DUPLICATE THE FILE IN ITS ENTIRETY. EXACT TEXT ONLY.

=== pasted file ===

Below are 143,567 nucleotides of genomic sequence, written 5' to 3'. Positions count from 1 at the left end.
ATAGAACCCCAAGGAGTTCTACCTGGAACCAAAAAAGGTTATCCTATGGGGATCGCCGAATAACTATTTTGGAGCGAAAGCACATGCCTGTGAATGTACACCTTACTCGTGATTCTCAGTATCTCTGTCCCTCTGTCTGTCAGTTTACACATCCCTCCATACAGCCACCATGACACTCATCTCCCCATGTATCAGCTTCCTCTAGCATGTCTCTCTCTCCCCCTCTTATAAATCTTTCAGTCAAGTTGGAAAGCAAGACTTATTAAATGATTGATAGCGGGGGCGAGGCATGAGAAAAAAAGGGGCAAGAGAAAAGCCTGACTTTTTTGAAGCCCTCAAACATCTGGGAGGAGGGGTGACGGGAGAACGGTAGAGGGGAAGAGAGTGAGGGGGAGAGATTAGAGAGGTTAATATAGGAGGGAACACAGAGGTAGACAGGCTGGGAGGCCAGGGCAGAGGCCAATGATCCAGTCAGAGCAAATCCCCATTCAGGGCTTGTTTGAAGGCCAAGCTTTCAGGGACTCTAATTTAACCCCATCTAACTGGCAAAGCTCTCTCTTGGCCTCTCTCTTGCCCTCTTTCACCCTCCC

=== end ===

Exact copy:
Below are 143,567 nucleotides of genomic sequence, written 5' to 3'. Positions count from 1 at the left end.
ATAGAACCCCAAGGAGTTCTACCTGGAACCAAAAAAGGTTATCCTATGGGGATCGCCGAATAACTATTTTGGAGCGAAAGCACATGCCTGTGAATGTACACCTTACTCGTGATTCTCAGTATCTCTGTCCCTCTGTCTGTCAGTTTACACATCCCTCCATACAGCCACCATGACACTCATCTCCCCATGTATCAGCTTCCTCTAGCATGTCTCTCTCTCCCCCTCTTATAAATCTTTCAGTCAAGTTGGAAAGCAAGACTTATTAAATGATTGATAGCGGGGGCGAGGCATGAGAAAAAAAGGGGCAAGAGAAAAGCCTGACTTTTTTGAAGCCCTCAAACATCTGGGAGGAGGGGTGACGGGAGAACGGTAGAGGGGAAGAGAGTGAGGGGGAGAGATTAGAGAGGTTAATATAGGAGGGAACACAGAGGTAGACAGGCTGGGAGGCCAGGGCAGAGGCCAATGATCCAGTCAGAGCAAATCCCCATTCAGGGCTTGTTTGAAGGCCAAGCTTTCAGGGACTCTAATTTAACCCCATCTAACTGGCAAAGCTCTCTCTTGGCCTCTCTCTTGCCCTCTTTCACCCTCCC